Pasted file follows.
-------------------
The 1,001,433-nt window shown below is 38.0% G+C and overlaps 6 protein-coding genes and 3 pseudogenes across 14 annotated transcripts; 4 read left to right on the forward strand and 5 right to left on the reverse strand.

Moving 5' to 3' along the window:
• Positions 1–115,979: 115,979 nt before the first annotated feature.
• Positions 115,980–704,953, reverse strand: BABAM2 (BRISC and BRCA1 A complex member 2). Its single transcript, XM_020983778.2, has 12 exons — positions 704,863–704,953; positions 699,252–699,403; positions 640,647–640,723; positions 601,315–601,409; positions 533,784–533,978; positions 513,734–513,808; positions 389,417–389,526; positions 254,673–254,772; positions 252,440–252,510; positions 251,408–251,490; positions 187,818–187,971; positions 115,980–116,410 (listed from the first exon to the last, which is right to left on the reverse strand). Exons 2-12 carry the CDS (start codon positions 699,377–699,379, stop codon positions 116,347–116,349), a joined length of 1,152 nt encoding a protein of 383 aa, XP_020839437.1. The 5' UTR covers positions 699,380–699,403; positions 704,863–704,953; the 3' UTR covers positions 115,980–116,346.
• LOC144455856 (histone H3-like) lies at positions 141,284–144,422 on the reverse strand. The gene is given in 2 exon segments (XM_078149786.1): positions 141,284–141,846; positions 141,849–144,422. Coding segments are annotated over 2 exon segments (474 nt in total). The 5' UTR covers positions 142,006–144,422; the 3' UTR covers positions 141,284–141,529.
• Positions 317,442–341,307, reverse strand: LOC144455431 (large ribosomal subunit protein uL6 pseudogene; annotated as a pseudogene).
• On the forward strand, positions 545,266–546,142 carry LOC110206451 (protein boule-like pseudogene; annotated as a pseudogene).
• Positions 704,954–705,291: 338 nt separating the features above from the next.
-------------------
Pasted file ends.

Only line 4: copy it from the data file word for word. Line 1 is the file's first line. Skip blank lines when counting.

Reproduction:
• Positions 115,980–704,953, reverse strand: BABAM2 (BRISC and BRCA1 A complex member 2). Its single transcript, XM_020983778.2, has 12 exons — positions 704,863–704,953; positions 699,252–699,403; positions 640,647–640,723; positions 601,315–601,409; positions 533,784–533,978; positions 513,734–513,808; positions 389,417–389,526; positions 254,673–254,772; positions 252,440–252,510; positions 251,408–251,490; positions 187,818–187,971; positions 115,980–116,410 (listed from the first exon to the last, which is right to left on the reverse strand). Exons 2-12 carry the CDS (start codon positions 699,377–699,379, stop codon positions 116,347–116,349), a joined length of 1,152 nt encoding a protein of 383 aa, XP_020839437.1. The 5' UTR covers positions 699,380–699,403; positions 704,863–704,953; the 3' UTR covers positions 115,980–116,346.